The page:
Posts Tagged ‘Behavior’

10 Commandments Of Interpreting Body Language

Sunday, December 13th, 2015

Body language plays an important role in leadership success. Many entrepreneurs and business owners focus on verbal skills, but they fail to realize there are two conversations going on when they meet another person.

10 Commandments Of InterpretingBODY LANGUAGE

The first conversation is the one where words are used to convey information; while the second one broadcasts thoughts, attitudes, and emotions through the body. If we’re unaware of the non-verbal messages we’re sending, the second conversation could undermine the first one.

To successfully read people, we need to collect non-verbal information to evaluate thoughts and emotions.

It is a skill that requires constant practice and training. Here are 10 commandments to interpret body language that will help you to maximize your ability to accurately read non-verbals:

Commandment 1: BODY LANGUAGE REACTIONS ARE MORE HONEST THAN YOU THINK

The brain controls all behaviors, both conscious and subconscious. This premise is the cornerstone if you want to understand non-verbal communication.

The limbic system is that part of the brain that reacts to events around us—in real time and without thought.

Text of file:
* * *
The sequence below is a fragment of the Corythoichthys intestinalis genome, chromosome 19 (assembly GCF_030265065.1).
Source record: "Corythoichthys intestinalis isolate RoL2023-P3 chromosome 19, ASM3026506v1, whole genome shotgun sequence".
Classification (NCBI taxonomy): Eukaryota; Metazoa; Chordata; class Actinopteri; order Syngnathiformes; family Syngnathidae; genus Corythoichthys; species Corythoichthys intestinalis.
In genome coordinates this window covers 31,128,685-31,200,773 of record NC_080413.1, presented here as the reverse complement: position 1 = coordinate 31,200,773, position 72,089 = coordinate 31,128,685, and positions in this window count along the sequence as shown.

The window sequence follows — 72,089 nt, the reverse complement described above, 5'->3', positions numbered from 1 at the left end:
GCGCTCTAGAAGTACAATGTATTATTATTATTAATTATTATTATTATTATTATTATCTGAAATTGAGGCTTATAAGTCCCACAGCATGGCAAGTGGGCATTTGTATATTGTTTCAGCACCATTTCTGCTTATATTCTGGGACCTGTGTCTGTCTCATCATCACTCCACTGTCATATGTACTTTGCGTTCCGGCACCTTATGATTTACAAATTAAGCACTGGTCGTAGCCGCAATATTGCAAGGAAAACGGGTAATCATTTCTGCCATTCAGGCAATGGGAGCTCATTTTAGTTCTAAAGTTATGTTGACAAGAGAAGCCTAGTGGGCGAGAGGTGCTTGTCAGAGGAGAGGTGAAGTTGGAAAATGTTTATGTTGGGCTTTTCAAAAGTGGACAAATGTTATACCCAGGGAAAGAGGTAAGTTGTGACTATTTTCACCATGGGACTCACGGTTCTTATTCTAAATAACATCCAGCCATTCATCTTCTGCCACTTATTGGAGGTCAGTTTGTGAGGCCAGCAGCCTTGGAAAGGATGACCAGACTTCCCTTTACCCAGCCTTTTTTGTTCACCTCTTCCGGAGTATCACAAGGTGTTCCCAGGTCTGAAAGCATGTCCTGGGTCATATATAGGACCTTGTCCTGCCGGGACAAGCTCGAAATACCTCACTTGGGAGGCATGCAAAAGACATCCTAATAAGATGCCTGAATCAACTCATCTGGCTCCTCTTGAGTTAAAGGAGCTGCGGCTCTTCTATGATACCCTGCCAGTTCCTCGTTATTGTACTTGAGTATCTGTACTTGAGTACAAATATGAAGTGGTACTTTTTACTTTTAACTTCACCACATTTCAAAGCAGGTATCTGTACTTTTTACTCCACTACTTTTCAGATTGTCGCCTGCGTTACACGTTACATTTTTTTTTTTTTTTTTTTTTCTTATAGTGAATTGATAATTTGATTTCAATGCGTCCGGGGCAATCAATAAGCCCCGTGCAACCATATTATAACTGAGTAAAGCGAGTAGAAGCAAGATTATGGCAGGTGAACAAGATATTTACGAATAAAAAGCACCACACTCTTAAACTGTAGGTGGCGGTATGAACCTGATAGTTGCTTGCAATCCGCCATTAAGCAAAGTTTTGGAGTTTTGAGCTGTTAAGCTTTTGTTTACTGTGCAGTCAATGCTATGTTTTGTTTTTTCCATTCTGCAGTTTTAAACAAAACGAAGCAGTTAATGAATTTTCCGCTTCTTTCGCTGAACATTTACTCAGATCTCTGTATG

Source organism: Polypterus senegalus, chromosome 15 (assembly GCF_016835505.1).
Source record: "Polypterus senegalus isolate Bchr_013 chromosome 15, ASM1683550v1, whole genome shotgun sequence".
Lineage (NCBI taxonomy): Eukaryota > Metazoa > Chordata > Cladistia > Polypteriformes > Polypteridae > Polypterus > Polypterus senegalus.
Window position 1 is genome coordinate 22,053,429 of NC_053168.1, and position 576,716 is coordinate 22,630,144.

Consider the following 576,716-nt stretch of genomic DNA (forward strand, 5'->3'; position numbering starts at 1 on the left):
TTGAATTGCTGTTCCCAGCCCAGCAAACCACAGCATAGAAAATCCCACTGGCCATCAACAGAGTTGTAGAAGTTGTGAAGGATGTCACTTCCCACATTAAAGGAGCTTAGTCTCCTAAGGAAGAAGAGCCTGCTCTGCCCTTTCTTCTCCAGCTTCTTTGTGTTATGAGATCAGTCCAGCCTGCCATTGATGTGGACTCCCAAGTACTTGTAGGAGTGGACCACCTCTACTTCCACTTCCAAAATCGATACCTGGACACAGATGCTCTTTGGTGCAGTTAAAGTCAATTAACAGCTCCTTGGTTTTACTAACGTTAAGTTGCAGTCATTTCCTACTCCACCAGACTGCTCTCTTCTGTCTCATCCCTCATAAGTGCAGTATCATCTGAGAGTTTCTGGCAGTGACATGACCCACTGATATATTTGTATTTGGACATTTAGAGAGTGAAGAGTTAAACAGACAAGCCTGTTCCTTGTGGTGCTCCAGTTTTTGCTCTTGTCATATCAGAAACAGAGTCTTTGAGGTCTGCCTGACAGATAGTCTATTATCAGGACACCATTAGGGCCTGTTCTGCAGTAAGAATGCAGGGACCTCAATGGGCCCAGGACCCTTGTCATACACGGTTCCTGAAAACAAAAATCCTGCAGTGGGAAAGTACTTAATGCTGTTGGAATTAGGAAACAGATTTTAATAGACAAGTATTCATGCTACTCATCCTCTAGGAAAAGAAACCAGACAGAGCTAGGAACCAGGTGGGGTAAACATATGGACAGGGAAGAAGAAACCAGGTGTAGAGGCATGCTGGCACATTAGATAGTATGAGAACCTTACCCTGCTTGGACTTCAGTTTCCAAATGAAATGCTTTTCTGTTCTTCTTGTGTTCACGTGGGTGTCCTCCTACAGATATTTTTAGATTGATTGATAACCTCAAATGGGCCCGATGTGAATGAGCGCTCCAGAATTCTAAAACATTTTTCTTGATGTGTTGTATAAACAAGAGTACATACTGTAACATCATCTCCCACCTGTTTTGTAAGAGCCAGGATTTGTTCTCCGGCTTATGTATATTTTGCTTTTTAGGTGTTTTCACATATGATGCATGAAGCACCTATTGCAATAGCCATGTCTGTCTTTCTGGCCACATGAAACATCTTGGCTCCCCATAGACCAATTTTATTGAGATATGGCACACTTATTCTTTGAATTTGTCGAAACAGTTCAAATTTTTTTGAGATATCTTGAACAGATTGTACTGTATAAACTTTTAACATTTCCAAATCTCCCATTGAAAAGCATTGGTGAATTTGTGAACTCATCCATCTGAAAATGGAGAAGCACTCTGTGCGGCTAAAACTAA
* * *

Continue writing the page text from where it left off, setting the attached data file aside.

These reactions are genuine and are considered to be the “honest” part of our brain. The limbic brain enlists the body to send messages about what it is really feeling. The body will signal stress and discomfort in a variety of ways, and we interpret these behaviors as body language.

Read Emotional Intelligence by Daniel Goleman.

Commandment 2: IT’S DIFFICULT TO SPOT DECEIT SO DON’T GET COCKY

There is no single sign of deceit itself—there is no single gesture, facial expression, or muscle twitch that indicates a person is lying.

There are only clues that the individual is feeling an emotion or thought that is not being expressed verbally. Once the point of stress is identified, it’s possible to pursue the cause of the discomfort.

When I interview people, I look for behaviors that would tell me they are stressed. Or not at ease with one of my questions. Once I asked a businessman if he knew Igor—an individual whom the FBI had identified as a Russian spy. The businessman responded, “No,” but then immediately touched his mouth. I didn’t know whether he was lying, but I did know he was bothered by that question. This prompted me to probe further into this line of inquiry.

Commandment 3: CLUSTER FOR SIGNIFICANCE IF YOU WANT ACCURACY

Conversations are a string of words put together to create meaning. One word, by itself, can mean many things, or nothing. A sentence, however, expresses complete thoughts. Similarly, one gesture can mean anything—it’s only when we put them together that they have meaning. Nonverbal gestures come in clusters so it’s important to observe a person’s initial cluster of gestures to establish a norm.

It’s a serious error to interpret a solitary gesture.